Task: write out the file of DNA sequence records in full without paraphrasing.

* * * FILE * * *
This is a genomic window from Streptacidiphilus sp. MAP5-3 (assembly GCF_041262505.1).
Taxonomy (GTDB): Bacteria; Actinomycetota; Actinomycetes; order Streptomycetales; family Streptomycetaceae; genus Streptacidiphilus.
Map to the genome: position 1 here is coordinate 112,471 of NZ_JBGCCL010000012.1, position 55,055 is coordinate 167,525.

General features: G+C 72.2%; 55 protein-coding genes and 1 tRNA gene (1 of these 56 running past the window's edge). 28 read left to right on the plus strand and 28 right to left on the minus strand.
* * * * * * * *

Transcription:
This is a genomic window from Streptacidiphilus sp. MAP5-3 (assembly GCF_041262505.1).
Taxonomy (GTDB): Bacteria; Actinomycetota; Actinomycetes; order Streptomycetales; family Streptomycetaceae; genus Streptacidiphilus.
Map to the genome: position 1 here is coordinate 112,471 of NZ_JBGCCL010000012.1, position 55,055 is coordinate 167,525.

General features: G+C 72.2%; 55 protein-coding genes and 1 tRNA gene (1 of these 56 running past the window's edge). 28 read left to right on the plus strand and 28 right to left on the minus strand.